Ukrainian President Volodymyr Zelenskyy said the decision to impose a $60 price cap on Russian seaborne oil can’t be called “a serious decision” as that level is “quite comfortable” for Russia’s budget.
The EU on Friday agreed to put a limit on Russian oil prices of $60 a barrel, after days of argument over how hard to hit Russian President Vladimir Putin’s oil revenues. The cap was joined by the G7 countries and Australia.
“It’s a weak position,” Zelenskyy said in his nightly address on Saturday. It’s only a matter of time before stronger measures against Moscow will need to be used, the Ukrainian leader said. “It is a pity that the time will be lost,” he said.
Russia has already inflicted “huge losses” internationally by deliberately destabilizing the global energy market, Zelenskyy said. But the world still cannot dare undertake “real energy disarmament” of the Kremlin, he said.
Moscow rejected the price limit and said Russian officials “are assessing the situation,” according to a TASS report.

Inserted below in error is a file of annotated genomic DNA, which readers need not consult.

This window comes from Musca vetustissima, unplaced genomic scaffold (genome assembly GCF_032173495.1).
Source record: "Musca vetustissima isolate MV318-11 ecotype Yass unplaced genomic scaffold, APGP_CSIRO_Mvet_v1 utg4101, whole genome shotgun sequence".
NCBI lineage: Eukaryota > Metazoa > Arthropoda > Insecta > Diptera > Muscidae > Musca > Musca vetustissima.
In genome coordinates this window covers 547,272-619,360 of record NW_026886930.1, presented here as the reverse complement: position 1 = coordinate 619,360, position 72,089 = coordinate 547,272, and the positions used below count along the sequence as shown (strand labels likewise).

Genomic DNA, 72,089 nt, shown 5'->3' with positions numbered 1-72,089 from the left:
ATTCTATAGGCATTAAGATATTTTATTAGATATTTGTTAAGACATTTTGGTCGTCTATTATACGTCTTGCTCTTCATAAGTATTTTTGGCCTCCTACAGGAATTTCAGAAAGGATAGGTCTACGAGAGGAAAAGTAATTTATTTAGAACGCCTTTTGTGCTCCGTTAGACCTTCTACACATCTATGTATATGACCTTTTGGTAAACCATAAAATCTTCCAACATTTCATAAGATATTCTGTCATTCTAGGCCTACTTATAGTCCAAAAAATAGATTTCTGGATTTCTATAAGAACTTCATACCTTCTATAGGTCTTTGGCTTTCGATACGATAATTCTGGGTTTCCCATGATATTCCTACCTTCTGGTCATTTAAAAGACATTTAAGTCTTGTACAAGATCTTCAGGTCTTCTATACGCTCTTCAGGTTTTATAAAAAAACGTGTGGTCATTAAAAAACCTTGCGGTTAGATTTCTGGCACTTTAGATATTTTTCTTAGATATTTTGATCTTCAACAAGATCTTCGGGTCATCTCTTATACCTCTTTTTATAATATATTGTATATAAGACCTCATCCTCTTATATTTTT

“Certain preparations for such a cap were made,” Kremlin spokesman Dmitry Peskov said on Saturday. “We will not accept the price cap.”
Zelenskyy said that with the price limit for Russian oil at the level of $60 instead of $30, which Poland and the Baltic states had proposed, the Russian budget will receive about $100 billion a year.
This money, Zelenskyy believes, will be channeled “not only to the war and not only to Russia’s further sponsoring of other terrorist regimes and organizations. This money will also be used to further destabilize precisely those countries that are now trying to avoid big decisions,” he said
On Saturday morning, Andriy Yermak, head of Ukrainian presidential office, wrote on social media that a special working group on Russian sanctions also proposed a $30 cap. The working group is chaired by Yermak and Michael McFaul, former U.S. National Security Adviser.
Under the deal agreed to on Friday, Western nations will ban insurance and shipping companies from offering their services to Russian oil shipments to third countries if the oil is sold above the price cap. The ban applies to all EU vessels, whether they’re EU-flagged, or owned, chartered or operated by an EU company.